Greater safety when braking: Continental has produced a small, light ABS for motorcycles
Feb 17, 2009
Anti-lock braking system prevents falls due to excessive braking force – accidents resulting in falls double the risk of fatal injuries
Frankfurt am Main, Germany, February 17, 2009. Continental, the international automotive supplier, is strengthening its presence in the two-wheel market with a new, compact anti-lock braking system (ABS) for motorcycles. The MAB (motorcycle anti-lock braking system) developed by the Chassis & Safety Division weighs only about 1.2 kilograms and can therefore be inserted relatively easily into the structure of most motorcycle designs. Continental's know-how, gained while developing anti-lock braking systems for passenger cars, has made it possible to realize the new MAB in just 16 months. The system will be installed for the first time by Aprilia in its new models Mana, Shiver and Dorsoduro. "Widespread use of anti-lock devices on motorcycles and motor scooters would make a significant contribution towards reducing the number of serious injuries and fatalities", said Dirk Remde, Director of motorcycle braking systems in the Chassis & Safety Division. "Our systems are making an important contribution to the European Safety Charter, the declared aim of which is to halve by 2010 the number of motorcycle accidents compared with 2004." Continental's motorcycle integral braking system (MIB), our first ABS for motorbikes, developed in collaboration with BMW, was unveiled two years ago.
Stability when braking is more important for motorcyclists than short stopping distance
Stability when braking is more important for motorcyclists than short stopping distance As with cars, the primary objective when a motorcycle performs an emergency stop is to ensure that the vehicle remains stable. With cars, the aim is to retain steering control; but a locked-up wheel on a motorcycle will almost inevitably lead to a fall. So, sensors on the front and rear wheels calculate the speed at which the wheels are still turning while braking force is being applied and check whether a lock-up is imminent. In the latter case, the control unit will reduce the brake pressure to prevent lock-up and loss of stability and road adhesion. A rear wheel lift-off protection system (RLP) is also available to motorcycle manufacturers as an option in addition to the basic MAB. RLP is able to detect even more sensitively – by employing, for example, a brake pressure sensor which automatically analyzes the hydraulic pressure in the braking system – whether the rear wheel is about to lift off during hard braking. In this case, the pressure in the front brake circuit is slightly reduced until the motorcycle has regained its stability. The MAB's compact dimensions and light weight make it easier to integrate or "package" into the motorcycle's design. If the ABS unit only takes up a small amount of installation space, less adjustment is needed to the motorcycle's existing structures, to its frame, fuel tank or fairings. Size is therefore a decisive competitive criterion in addition to price – even more so with motorcycles than with cars because there is considerably less space available.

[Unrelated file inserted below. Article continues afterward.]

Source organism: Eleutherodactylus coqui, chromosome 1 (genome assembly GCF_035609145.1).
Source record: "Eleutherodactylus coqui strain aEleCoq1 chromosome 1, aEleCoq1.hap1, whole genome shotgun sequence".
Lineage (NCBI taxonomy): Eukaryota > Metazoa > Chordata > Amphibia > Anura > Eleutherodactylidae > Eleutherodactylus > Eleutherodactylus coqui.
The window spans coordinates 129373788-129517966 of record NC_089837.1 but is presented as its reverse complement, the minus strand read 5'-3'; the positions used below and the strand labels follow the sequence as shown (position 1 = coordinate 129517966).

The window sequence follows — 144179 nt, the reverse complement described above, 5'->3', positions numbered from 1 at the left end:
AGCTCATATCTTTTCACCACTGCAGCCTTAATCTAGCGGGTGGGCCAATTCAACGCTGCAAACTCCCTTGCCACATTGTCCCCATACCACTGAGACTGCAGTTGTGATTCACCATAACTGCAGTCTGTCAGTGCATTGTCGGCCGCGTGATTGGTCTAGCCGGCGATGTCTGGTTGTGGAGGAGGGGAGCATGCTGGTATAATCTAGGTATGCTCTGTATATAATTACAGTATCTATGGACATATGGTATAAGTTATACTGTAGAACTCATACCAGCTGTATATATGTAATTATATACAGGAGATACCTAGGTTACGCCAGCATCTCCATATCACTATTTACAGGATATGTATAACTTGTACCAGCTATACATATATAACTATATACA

Motorcycle accidents: falls treble the risk of life-threatening injuries
Studies by accident insurers and the Federal Highway Research Institute have proven that anti-lock braking systems provide great benefits for motorbike riders. It seems that one in five motorcycle accidents results in a fall due to a front wheel lock-up. Virtually all these falls (93 percent) could be prevented by an anti-lock braking system. Even if the stopping distance is insufficient to prevent a collision, controlled brake application can significantly reduce the impact velocity and thus the severity of the accident. If the rider falls off, the risk of suffering serious injuries rises considerably. According to insurance experts, the risk of suffering fatal injuries if the rider falls off is twice as great compared with an accident in which the brakes are applied under control; and life-threatening injuries are incurred as much as three times more frequently. In Germany alone, installing anti-lock braking systems would save the lives of 100 motorcyclists each year and prevent a further 3,000 serious injuries. An initiative put forward in the Bundesrat (the second chamber of the German parliament) to make installing anti-lock devices a legal requirement for new motorcycle models, was unanimously adopted by all 16 German states represented in the chamber. Discussions are ongoing at EU level about a common European regulation.
Division Chassis & Safety
60488 Frankfurt am Main
Tel. +49 69 7603-8492
Fax: +49 69 7603-3945